SPACE/SCHEDULE - Space Shuttle Answers, Launch Schedules, TV Coverage

Last-modified: $Date: 94/03/01 17:24:44 $



Ken Hollis ( posts a compressed version of the
Space Shuttle launch manifest to This includes dates,
times, payloads, and information on how to see launches and landings.
These files are in

For the most up to date information on upcoming missions, call toll-free
(800)-KSC-INFO (800-572-4636) or (407) 867-INFO (867-4636) at Kennedy
Space Center.

Official NASA shuttle status reports are posted to


The following answer and translation are provided by Ken Jenks

The "Ascent Guidance and Flight Control Training Manual," ASC G&C 2102,

"During the vertical rise phase, the launch pad attitude is
commanded until an I-loaded V(rel) sufficient to assure launch tower
clearance is achieved. Then, the tilt maneuver (roll program)
orients the vehicle to a heads down attitude required to generate a
negative q-alpha, which in turn alleviates structural loading. Other
advantages with this attitude are performance gain, decreased abort
maneuver complexity, improved S-band look angles, and crew view of
the horizon. The tilt maneuver is also required to start gaining
downrange velocity to achieve the main engine cutoff (MECO) target
in second stage."

This really is a good answer, but it's couched in NASA jargon. I'll try
to interpret.

1) We wait until the Shuttle clears the tower before rolling.

2) Then, we roll the Shuttle around so that the angle of attack
between the wind caused by passage through the atmosphere (the
"relative wind") and the chord of the wings (the imaginary line
between the leading edge and the trailing edge) is a slightly
negative angle ("a negative q-alpha"). This causes a little bit of
"downward" force (toward the belly of the Orbiter, or the +Z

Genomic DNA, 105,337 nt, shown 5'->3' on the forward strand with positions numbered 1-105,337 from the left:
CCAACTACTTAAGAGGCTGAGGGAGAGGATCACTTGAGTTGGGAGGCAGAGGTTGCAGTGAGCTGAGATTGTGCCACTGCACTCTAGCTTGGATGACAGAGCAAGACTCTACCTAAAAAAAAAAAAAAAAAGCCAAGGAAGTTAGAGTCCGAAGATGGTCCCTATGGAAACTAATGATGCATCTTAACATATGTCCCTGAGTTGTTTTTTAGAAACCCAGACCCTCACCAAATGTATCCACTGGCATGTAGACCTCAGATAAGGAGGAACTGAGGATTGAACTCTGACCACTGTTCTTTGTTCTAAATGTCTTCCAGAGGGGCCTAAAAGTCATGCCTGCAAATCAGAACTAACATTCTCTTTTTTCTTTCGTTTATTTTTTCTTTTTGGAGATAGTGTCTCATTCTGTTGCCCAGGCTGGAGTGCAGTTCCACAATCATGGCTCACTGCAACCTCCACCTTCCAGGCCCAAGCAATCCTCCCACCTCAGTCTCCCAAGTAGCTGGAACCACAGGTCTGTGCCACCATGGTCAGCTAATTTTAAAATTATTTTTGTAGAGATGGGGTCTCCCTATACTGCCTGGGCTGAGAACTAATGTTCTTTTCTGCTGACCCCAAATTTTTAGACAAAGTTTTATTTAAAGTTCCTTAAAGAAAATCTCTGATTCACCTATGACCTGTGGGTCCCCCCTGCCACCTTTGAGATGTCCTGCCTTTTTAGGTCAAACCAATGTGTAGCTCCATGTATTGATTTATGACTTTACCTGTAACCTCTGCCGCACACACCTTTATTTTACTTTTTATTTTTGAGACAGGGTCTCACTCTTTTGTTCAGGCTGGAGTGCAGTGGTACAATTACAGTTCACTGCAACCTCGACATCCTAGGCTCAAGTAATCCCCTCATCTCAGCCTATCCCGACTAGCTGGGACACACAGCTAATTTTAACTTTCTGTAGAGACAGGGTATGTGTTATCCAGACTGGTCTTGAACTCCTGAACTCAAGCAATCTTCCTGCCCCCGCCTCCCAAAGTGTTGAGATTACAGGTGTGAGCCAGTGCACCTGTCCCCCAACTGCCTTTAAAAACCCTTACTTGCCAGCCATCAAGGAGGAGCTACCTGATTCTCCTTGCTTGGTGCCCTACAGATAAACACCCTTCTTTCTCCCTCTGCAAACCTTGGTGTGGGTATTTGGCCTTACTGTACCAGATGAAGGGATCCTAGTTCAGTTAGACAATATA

direction) and this force "alleviates structural loading."
We have to be careful about those wings -- they're about the
most "delicate" part of the vehicle.

3) The new attitude (after the roll) also allows us to carry more
mass to orbit, or to achieve a higher orbit with the same mass, or
to change the orbit to a higher or lower inclination than would be
the case if we didn't roll ("performance gain").

4) The new attitude allows the crew to fly a less complicated
flight path if they had to execute one of the more dangerous abort
maneuvers, the Return To Launch Site ("decreased abort maneuver

5) The new attitude improves the ability for ground-based radio
antennae to have a good line-of-sight signal with the S-band radio
antennae on the Orbiter ("improved S-band look angles").

6) The new attitude allows the crew to see the horizon, which is a
helpful (but not mandatory) part of piloting any flying machine.

7) The new attitude orients the Shuttle so that the body is
more nearly parallel with the ground, and the nose to the east
(usually). This allows the thrust from the engines to add velocity
in the correct direction to eventually achieve orbit. Remember:
velocity is a vector quantity made of both speed and direction.
The Shuttle has to have a large horizontal component to its
velocity and a very small vertical component to attain orbit.

This all begs the question, "Why isn't the launch pad oriented to give
this nice attitude to begin with? Why does the Shuttle need to roll to
achieve that attitude?" The answer is that the pads were leftovers
from the Apollo days. The Shuttle straddles two flame trenches -- one
for the Solid Rocket Motor exhaust, one for the Space Shuttle Main
Engine exhaust. (You can see the effects of this on any daytime
launch. The SRM exhaust is dirty gray garbage, and the SSME exhaust is
fluffy white steam. Watch for the difference between the "top"